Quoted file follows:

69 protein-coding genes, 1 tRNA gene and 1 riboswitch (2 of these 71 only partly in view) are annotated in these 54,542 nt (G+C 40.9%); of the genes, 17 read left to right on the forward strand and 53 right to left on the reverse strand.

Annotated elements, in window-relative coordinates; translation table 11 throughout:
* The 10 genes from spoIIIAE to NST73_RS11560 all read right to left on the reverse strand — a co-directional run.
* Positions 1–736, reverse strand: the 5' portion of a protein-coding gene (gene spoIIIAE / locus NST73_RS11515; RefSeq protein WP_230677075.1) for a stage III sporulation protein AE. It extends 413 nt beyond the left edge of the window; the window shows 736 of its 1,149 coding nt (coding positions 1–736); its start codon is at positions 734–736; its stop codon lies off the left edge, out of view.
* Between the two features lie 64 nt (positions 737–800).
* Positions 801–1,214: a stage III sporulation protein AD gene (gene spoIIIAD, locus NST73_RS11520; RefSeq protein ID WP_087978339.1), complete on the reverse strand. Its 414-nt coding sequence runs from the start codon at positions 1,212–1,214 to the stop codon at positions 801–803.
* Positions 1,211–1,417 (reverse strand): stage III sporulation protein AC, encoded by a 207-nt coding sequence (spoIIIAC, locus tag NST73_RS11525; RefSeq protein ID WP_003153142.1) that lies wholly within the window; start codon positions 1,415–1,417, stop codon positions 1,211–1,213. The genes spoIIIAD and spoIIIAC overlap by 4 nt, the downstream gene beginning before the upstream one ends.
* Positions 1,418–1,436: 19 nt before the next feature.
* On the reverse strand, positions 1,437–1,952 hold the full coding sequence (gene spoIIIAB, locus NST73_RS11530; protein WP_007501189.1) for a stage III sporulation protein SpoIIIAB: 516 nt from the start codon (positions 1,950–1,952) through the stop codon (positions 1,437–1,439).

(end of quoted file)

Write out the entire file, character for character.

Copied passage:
69 protein-coding genes, 1 tRNA gene and 1 riboswitch (2 of these 71 only partly in view) are annotated in these 54,542 nt (G+C 40.9%); of the genes, 17 read left to right on the forward strand and 53 right to left on the reverse strand.

Annotated elements, in window-relative coordinates; translation table 11 throughout:
* The 10 genes from spoIIIAE to NST73_RS11560 all read right to left on the reverse strand — a co-directional run.
* Positions 1–736, reverse strand: the 5' portion of a protein-coding gene (gene spoIIIAE / locus NST73_RS11515; RefSeq protein WP_230677075.1) for a stage III sporulation protein AE. It extends 413 nt beyond the left edge of the window; the window shows 736 of its 1,149 coding nt (coding positions 1–736); its start codon is at positions 734–736; its stop codon lies off the left edge, out of view.
* Between the two features lie 64 nt (positions 737–800).
* Positions 801–1,214: a stage III sporulation protein AD gene (gene spoIIIAD, locus NST73_RS11520; RefSeq protein ID WP_087978339.1), complete on the reverse strand. Its 414-nt coding sequence runs from the start codon at positions 1,212–1,214 to the stop codon at positions 801–803.
* Positions 1,211–1,417 (reverse strand): stage III sporulation protein AC, encoded by a 207-nt coding sequence (spoIIIAC, locus tag NST73_RS11525; RefSeq protein ID WP_003153142.1) that lies wholly within the window; start codon positions 1,415–1,417, stop codon positions 1,211–1,213. The genes spoIIIAD and spoIIIAC overlap by 4 nt, the downstream gene beginning before the upstream one ends.
* Positions 1,418–1,436: 19 nt before the next feature.
* On the reverse strand, positions 1,437–1,952 hold the full coding sequence (gene spoIIIAB, locus NST73_RS11530; protein WP_007501189.1) for a stage III sporulation protein SpoIIIAB: 516 nt from the start codon (positions 1,950–1,952) through the stop codon (positions 1,437–1,439).